Minutes of the League of Women for Community Service held at the Schlesinger Library show that Baldwin, always a teacher, increasingly led the other League members to a deepening analysis of white racism and black resistance. The March 13, 1919 Minutes describe the visit of two sergeants from one of the black regiments who fought in France during World War I. Baldwin asked the visitors whether the war had hardened them and one of the sergeants replied that it had. Many of the men were from the South and had had no familiarity with modern weapons. But now “upon return to the Southland should reasons demand it they would [aim] scientifically at the bulls eye and never fail.”

This response, with its embrace of active black resistance to white racism, captures the growing militancy of the post war years. Two years later Baldwin invited two survivors of the white race riot in Tulsa, Oklahoma, to speak to the club about their experiences of racist violence.

While the manuscript of Maria Baldwin’s Worlds was in revision, I read Lorraine Roses’ Black Bostonians and the Politics of Culture, 1920–1940. In it I came across a reference to additional material from the League of Women for Community Service that was to be given to the Schlesinger Library. This small collection includes a souvenir program from the dedication of the Maria L. Baldwin Memorial Library, which gives details of the memorial reading room and its collection of material about black history. An article in the March 18, 1922, issue of the Boston Transcript describes the meeting held to discuss the establishment of a reading room as a memorial to her. Among the notable speakers at this event was Florida Ridley, Baldwin's oldest friend and a member of the League for Women in Community Service. Ridley’s comments placed Baldwin's life in the context of black resistance.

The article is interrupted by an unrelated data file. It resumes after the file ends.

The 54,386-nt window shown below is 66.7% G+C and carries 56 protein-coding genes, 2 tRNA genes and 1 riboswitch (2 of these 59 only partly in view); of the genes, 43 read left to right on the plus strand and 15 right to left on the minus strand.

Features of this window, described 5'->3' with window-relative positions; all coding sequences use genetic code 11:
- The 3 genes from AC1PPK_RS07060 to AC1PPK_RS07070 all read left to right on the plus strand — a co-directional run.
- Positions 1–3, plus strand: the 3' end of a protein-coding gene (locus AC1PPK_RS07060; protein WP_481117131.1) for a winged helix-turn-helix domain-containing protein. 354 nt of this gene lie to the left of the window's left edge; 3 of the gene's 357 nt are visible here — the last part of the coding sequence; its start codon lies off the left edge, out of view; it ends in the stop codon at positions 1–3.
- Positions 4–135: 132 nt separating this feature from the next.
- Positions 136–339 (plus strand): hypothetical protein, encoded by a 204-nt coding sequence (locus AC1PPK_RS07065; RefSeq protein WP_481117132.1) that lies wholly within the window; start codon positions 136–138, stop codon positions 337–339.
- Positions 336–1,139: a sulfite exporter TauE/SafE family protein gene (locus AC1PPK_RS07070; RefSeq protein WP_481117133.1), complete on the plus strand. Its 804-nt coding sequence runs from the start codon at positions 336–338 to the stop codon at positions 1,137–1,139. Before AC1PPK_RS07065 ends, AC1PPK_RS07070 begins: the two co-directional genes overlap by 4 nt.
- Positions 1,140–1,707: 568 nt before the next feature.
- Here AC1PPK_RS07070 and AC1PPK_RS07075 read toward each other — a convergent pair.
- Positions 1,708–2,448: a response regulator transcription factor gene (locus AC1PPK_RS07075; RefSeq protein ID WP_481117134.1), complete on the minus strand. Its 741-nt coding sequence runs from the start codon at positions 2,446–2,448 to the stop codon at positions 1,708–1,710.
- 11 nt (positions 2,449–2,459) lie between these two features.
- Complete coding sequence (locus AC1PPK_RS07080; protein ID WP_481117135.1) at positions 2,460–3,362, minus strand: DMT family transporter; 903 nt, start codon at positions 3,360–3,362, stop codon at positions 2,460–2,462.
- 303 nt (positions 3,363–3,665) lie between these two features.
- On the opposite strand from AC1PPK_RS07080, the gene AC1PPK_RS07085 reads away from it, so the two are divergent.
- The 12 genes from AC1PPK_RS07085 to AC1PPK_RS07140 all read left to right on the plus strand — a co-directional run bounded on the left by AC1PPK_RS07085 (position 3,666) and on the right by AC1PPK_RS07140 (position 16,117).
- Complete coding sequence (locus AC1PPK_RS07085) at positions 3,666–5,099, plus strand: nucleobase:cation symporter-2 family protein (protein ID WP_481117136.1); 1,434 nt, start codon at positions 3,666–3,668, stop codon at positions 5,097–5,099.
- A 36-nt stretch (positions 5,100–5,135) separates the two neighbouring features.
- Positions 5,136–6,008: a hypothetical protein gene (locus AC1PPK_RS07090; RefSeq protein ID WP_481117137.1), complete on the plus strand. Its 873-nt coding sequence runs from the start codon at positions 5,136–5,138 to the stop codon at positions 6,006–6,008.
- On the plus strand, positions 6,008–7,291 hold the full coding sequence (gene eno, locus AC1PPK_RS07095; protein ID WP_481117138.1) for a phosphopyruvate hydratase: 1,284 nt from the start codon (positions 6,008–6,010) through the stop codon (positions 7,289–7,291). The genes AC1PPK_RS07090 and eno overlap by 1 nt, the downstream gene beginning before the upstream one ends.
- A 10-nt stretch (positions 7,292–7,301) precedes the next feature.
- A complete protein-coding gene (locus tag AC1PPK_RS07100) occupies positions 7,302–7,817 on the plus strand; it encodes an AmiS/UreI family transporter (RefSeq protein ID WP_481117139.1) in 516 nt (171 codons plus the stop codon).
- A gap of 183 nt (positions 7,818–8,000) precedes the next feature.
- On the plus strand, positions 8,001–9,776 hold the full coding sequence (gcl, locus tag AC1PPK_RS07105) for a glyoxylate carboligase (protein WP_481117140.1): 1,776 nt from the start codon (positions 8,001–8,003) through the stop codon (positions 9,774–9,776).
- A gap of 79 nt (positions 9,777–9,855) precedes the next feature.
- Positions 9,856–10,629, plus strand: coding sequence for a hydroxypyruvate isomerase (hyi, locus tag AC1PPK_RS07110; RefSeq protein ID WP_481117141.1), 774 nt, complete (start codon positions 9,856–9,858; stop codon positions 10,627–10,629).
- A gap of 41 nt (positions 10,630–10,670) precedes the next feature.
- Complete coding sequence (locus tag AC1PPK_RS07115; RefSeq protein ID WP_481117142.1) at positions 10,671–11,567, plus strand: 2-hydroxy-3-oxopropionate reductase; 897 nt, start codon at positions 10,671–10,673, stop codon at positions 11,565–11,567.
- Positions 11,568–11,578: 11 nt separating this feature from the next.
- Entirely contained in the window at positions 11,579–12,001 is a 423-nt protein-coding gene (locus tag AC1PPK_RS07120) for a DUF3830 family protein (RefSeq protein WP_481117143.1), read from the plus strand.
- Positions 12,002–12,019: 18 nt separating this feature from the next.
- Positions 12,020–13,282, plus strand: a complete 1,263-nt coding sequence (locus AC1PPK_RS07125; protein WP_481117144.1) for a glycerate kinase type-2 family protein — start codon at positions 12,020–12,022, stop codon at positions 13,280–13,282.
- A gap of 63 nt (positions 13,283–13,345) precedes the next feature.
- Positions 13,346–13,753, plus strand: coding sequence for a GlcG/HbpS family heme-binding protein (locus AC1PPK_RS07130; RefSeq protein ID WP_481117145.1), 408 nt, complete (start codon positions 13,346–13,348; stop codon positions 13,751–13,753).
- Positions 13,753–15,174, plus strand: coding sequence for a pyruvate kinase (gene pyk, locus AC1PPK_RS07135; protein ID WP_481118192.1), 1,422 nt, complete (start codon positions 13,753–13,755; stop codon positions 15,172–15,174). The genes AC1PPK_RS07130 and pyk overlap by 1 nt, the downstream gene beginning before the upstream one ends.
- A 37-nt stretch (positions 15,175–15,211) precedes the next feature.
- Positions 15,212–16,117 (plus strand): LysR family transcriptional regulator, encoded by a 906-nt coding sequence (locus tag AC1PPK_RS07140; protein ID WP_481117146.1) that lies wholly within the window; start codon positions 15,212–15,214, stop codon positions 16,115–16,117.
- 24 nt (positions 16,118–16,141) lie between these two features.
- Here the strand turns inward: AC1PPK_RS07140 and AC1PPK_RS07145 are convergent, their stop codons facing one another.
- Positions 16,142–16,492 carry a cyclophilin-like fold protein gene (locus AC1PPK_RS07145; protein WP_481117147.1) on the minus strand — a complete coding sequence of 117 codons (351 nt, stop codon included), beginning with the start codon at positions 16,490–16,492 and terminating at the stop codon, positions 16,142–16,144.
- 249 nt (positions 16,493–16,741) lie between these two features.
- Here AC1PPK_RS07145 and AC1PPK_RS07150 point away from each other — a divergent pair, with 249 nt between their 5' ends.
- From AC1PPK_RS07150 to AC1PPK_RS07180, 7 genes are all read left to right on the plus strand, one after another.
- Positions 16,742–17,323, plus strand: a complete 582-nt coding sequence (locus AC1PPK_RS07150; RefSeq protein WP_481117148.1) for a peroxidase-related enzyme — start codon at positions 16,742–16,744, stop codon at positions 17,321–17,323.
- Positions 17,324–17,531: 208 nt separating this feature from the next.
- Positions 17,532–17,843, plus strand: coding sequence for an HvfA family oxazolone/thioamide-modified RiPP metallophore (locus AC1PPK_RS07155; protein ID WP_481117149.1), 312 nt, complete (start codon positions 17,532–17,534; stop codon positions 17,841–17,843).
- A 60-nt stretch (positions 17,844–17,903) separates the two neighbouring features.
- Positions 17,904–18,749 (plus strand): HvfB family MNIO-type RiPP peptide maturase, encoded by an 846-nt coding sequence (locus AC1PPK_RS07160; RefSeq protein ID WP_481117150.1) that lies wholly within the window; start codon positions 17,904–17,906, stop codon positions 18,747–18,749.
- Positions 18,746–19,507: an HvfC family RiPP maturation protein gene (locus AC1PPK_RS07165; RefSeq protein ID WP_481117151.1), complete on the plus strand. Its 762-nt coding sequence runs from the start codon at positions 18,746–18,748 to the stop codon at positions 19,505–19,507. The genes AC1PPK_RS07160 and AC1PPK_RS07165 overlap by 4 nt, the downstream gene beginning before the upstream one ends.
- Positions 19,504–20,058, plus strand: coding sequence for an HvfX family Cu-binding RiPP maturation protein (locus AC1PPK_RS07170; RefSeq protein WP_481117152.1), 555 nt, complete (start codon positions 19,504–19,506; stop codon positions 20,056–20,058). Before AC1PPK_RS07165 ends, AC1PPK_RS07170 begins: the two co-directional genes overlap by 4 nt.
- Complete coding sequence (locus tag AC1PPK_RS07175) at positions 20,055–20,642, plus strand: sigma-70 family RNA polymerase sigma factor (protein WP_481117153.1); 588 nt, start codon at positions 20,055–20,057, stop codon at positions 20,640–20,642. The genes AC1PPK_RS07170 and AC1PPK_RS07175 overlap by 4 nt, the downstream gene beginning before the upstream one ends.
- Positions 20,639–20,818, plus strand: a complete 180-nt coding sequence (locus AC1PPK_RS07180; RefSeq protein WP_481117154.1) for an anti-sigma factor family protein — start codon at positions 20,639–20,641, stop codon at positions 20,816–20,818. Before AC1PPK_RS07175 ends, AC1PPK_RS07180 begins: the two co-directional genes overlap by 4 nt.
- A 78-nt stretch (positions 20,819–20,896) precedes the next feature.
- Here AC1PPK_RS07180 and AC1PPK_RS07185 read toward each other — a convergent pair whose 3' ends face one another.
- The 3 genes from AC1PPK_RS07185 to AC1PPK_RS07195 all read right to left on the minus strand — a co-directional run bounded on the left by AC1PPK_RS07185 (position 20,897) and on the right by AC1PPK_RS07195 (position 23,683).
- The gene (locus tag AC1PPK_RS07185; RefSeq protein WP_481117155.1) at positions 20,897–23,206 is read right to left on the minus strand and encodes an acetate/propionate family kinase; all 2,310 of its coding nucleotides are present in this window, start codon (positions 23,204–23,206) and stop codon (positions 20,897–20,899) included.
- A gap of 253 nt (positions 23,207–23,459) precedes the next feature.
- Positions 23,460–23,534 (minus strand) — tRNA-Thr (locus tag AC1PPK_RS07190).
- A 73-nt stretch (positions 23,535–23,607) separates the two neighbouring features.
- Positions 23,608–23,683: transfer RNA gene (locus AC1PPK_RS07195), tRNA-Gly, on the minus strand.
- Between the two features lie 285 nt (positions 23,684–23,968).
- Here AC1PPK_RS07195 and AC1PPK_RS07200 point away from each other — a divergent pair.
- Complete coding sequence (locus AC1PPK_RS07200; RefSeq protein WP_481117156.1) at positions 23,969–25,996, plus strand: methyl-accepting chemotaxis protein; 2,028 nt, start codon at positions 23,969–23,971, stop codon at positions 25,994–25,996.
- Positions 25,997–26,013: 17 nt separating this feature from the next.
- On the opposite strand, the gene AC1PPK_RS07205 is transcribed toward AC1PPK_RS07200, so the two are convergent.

Ridley traced the changes during her own and Baldwin's lives, comparing their youthful admiration of 19th century abolitionists to the 1920s when black youth saw their “greatest hope and largest future in the development of what is being termed race consciousness.” In the years following the Civil War, Ridley continued, “the negro thought it his duty to put his past behind him and merge himself into the life of the community and to strive only to become a good American citizen.” But "the negro has not been received." Instead, “thrown back upon himself, race pride is coming to his support; race pride, race achievement is becoming the slogan of our student group, that great and growing body on whom our hopes depend.” The best memorial to their “lost leader, Miss Baldwin,” Ridley concluded, would be to establish a room “which will be a record of the achievements of negro patriots, of negro citizens, and which will symbolize also the fight for freedom.”***

Ridley's speech, and the related souvenir program for the memorial library, provide evidence of the impact of the growing post-war militancy in the black community on educated black Bostonians and their respect for Baldwin as a leader in the fight for freedom.

League of Women for Community Service March 13, 1919 minutes, p. 119. Courtesy of Schlesinger LibraryLeague of Women for Community Service March 13, 1919 minutes, p. 119. Courtesy of Schlesinger Library

* W. E. B. Du Bois, “Man of the Month,” The Crisis 13, no. 6 (April 1917): 281.

** Maria Baldwin to Charlotte Hawkins Brown, February 6, 1911, Charlotte Hawkins Brown Papers, Correspondence to and from Charlotte Hawkins Brown, 1910–1911, A-146, folder 33, Schlesinger Library, Radcliffe Institute, Harvard University.

*** “A Baldwin Memorial Room.” Boston Transcript (March 18, 1922).

Kathleen Weiler is an emeritus professor of education at Tufts and has just completed the book Maria Baldwin’s Worlds: A Story of Black New England and the Fight for Racial Justice. University of Massachusetts Press, 2019.


By Kathleen Weiler